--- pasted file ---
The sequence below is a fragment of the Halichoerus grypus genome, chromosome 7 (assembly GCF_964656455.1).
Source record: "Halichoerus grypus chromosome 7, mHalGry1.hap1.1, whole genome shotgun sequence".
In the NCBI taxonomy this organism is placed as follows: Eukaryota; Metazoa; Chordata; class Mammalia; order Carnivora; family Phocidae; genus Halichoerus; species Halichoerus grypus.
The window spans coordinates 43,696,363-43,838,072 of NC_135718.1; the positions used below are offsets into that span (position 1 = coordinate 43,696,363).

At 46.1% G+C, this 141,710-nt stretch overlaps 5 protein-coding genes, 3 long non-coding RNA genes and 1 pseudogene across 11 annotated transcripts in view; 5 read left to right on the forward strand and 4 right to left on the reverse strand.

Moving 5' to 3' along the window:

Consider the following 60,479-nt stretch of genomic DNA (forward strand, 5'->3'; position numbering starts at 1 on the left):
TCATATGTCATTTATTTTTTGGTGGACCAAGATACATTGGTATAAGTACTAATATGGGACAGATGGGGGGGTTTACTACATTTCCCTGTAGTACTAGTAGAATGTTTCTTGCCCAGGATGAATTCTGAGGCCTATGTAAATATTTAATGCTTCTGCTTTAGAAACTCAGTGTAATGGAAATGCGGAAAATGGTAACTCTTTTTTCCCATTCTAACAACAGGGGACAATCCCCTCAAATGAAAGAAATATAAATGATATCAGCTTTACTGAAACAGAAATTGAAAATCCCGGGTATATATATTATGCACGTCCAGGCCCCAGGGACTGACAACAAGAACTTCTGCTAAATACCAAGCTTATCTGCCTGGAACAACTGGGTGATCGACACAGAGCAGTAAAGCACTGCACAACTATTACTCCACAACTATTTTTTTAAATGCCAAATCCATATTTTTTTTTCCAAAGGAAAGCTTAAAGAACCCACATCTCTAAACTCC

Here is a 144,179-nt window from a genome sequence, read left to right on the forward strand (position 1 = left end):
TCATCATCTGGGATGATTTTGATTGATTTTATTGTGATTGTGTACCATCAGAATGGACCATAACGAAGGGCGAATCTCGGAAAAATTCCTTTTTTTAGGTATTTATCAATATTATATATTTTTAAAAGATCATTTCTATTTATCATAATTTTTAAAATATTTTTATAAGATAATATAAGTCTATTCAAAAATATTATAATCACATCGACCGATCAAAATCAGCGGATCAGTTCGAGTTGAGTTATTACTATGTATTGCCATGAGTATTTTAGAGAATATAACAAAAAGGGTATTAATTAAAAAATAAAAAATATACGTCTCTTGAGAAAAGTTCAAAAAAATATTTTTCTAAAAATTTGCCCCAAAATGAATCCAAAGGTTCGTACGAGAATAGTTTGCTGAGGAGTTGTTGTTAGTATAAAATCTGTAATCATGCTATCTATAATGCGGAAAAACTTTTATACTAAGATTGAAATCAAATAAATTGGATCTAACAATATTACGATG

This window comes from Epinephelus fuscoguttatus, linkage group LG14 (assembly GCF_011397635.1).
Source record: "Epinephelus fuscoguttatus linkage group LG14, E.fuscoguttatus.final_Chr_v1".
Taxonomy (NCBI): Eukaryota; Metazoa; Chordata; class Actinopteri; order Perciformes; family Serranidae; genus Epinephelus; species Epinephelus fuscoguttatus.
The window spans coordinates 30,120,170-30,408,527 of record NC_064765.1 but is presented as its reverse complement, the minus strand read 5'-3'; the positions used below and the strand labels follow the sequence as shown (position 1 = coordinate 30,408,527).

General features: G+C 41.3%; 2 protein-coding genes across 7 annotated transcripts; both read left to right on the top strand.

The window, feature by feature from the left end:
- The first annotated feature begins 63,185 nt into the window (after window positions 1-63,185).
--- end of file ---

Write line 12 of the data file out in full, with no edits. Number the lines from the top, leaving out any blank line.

Source record: "Epinephelus fuscoguttatus linkage group LG14, E.fuscoguttatus.final_Chr_v1".